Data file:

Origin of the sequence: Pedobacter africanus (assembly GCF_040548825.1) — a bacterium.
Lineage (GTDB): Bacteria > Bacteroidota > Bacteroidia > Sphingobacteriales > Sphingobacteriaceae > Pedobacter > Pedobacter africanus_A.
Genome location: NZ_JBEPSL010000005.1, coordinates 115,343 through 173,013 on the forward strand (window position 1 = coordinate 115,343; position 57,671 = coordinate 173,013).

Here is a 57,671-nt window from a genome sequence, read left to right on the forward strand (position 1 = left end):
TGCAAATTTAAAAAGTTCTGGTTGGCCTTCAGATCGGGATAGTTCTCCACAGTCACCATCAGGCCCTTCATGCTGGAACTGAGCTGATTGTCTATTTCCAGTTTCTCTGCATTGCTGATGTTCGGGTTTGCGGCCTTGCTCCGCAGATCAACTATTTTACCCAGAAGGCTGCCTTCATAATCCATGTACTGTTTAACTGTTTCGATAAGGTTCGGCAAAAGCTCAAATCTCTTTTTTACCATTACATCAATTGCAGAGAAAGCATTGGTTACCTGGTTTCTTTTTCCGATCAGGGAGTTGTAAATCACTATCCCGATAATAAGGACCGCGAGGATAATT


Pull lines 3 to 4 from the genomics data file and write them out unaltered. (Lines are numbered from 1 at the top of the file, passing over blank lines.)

Genome location: NZ_JBEPSL010000005.1, coordinates 115,343 through 173,013 on the forward strand (window position 1 = coordinate 115,343; position 57,671 = coordinate 173,013).

Here is a 57,671-nt window from a genome sequence, read left to right on the forward strand (position 1 = left end):